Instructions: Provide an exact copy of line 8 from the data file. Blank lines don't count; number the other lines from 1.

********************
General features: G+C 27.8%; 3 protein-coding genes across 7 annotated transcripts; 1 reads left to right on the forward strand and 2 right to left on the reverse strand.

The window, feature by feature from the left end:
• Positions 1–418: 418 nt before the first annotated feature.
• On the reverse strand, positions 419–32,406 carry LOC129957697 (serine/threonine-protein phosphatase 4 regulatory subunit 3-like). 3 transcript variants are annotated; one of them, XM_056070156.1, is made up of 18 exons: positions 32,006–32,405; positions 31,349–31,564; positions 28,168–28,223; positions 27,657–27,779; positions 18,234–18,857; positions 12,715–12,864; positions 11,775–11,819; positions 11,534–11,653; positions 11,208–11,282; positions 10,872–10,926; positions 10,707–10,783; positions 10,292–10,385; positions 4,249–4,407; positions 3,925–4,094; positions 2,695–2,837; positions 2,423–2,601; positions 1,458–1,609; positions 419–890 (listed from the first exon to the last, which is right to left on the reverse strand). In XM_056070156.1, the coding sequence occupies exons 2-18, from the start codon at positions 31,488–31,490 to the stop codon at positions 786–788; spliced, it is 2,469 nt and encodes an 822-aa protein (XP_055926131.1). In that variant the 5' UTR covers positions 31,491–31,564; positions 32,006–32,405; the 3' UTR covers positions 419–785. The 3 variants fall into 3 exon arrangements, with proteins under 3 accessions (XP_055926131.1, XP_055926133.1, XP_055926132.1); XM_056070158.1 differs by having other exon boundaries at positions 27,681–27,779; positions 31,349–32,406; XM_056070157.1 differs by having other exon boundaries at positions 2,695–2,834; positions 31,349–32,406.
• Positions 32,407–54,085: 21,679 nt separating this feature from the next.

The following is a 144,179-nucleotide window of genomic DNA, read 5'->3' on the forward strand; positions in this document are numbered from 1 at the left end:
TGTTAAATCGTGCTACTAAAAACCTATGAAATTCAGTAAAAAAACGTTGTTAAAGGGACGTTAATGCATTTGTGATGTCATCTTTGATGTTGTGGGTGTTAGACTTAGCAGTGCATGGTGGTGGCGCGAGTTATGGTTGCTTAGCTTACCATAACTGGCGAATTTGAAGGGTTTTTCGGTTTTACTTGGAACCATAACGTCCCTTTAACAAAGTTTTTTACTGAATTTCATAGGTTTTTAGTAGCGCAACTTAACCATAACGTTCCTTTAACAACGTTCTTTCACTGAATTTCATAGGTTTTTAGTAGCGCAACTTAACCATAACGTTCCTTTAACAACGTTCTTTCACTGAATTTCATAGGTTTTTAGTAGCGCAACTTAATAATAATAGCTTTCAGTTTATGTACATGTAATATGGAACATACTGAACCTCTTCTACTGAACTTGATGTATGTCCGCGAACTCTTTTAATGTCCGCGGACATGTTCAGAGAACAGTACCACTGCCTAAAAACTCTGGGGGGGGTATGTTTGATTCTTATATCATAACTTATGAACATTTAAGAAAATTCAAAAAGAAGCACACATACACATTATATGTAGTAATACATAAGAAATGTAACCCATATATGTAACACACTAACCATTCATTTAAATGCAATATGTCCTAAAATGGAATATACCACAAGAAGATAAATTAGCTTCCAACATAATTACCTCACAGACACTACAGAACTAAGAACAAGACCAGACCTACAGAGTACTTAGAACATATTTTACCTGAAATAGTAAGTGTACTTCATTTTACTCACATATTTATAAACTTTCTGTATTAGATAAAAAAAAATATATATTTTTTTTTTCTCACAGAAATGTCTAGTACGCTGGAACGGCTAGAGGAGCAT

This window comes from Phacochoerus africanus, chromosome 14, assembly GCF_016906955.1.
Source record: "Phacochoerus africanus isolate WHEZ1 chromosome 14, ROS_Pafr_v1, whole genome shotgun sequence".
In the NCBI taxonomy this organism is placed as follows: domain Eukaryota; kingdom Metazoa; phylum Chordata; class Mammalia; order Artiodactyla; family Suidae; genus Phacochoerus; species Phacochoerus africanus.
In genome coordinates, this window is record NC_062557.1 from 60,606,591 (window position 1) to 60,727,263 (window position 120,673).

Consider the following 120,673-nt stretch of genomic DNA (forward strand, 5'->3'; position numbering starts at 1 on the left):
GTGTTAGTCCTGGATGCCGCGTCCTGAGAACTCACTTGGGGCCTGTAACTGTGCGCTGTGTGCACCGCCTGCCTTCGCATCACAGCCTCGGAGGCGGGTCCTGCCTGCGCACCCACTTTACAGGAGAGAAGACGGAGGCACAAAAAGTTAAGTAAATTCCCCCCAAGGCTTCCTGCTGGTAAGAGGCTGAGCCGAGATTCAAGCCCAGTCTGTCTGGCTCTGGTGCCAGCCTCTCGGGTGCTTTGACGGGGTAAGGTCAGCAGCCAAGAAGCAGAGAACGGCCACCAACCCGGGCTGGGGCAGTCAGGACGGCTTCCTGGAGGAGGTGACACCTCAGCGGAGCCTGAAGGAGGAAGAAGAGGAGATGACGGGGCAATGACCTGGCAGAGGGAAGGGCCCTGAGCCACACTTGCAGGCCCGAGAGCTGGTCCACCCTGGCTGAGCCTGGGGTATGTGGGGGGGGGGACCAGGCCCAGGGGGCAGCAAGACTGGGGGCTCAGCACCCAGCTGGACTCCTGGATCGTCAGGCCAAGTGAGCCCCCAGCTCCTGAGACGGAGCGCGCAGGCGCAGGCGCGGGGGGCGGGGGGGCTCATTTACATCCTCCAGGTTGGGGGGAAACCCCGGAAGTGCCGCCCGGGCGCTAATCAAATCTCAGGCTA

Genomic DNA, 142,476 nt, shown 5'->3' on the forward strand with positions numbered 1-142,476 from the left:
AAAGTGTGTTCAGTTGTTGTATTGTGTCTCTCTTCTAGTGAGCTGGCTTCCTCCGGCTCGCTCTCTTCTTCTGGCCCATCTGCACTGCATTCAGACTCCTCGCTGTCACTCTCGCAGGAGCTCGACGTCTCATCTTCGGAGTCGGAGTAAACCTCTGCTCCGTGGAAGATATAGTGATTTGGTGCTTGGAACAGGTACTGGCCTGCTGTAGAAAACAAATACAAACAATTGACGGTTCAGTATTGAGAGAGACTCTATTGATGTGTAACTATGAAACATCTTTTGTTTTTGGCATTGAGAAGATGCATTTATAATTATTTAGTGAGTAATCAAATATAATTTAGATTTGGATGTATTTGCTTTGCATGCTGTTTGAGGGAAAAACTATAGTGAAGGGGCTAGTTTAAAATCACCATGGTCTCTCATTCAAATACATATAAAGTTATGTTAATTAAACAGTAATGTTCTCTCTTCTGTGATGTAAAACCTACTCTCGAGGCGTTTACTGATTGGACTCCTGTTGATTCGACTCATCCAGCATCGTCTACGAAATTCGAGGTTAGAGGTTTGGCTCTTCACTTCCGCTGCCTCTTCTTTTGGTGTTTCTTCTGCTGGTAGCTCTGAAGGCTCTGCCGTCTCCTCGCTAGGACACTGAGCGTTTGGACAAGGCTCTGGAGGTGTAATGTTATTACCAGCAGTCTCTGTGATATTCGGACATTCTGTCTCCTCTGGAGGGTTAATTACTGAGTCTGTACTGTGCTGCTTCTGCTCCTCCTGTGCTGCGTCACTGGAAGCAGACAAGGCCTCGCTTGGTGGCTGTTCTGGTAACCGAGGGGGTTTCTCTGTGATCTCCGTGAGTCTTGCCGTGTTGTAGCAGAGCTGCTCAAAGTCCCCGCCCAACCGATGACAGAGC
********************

This window comes from Phacochoerus africanus, chromosome 14, assembly GCF_016906955.1.